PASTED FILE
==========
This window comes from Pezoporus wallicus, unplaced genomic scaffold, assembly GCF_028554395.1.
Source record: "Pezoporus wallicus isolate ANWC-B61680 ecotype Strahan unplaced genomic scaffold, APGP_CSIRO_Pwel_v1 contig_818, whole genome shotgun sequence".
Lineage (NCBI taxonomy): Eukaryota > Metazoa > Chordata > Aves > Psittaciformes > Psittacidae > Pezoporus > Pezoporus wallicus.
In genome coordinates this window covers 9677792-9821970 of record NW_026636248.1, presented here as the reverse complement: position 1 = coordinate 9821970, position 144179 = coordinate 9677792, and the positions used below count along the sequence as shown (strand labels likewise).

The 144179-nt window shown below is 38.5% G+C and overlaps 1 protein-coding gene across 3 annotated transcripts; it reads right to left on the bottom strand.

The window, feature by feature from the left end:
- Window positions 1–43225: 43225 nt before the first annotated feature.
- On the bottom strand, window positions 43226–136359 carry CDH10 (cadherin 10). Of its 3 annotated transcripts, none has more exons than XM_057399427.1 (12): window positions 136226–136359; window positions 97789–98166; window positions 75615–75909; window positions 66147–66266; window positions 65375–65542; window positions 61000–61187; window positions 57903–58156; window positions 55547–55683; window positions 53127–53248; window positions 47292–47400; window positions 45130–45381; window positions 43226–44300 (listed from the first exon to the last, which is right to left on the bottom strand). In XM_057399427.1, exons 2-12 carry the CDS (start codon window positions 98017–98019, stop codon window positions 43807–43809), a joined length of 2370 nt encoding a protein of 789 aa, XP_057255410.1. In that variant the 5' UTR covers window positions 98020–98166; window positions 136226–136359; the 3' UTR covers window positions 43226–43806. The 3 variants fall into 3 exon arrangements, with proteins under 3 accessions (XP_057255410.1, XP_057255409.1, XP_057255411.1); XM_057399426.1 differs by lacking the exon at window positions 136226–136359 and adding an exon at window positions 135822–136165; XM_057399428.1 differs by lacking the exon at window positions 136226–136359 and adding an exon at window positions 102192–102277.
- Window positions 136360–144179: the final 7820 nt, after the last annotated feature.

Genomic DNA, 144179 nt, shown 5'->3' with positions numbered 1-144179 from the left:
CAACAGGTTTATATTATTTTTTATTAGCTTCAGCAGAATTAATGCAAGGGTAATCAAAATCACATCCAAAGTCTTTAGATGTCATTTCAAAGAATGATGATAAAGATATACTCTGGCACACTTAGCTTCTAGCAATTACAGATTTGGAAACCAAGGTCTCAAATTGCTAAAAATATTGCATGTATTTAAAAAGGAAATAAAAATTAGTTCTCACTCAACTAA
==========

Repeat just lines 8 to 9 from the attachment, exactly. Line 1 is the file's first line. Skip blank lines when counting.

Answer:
- On the bottom strand, window positions 43226–136359 carry CDH10 (cadherin 10). Of its 3 annotated transcripts, none has more exons than XM_057399427.1 (12): window positions 136226–136359; window positions 97789–98166; window positions 75615–75909; window positions 66147–66266; window positions 65375–65542; window positions 61000–61187; window positions 57903–58156; window positions 55547–55683; window positions 53127–53248; window positions 47292–47400; window positions 45130–45381; window positions 43226–44300 (listed from the first exon to the last, which is right to left on the bottom strand). In XM_057399427.1, exons 2-12 carry the CDS (start codon window positions 98017–98019, stop codon window positions 43807–43809), a joined length of 2370 nt encoding a protein of 789 aa, XP_057255410.1. In that variant the 5' UTR covers window positions 98020–98166; window positions 136226–136359; the 3' UTR covers window positions 43226–43806. The 3 variants fall into 3 exon arrangements, with proteins under 3 accessions (XP_057255410.1, XP_057255409.1, XP_057255411.1); XM_057399426.1 differs by lacking the exon at window positions 136226–136359 and adding an exon at window positions 135822–136165; XM_057399428.1 differs by lacking the exon at window positions 136226–136359 and adding an exon at window positions 102192–102277.
- Window positions 136360–144179: the final 7820 nt, after the last annotated feature.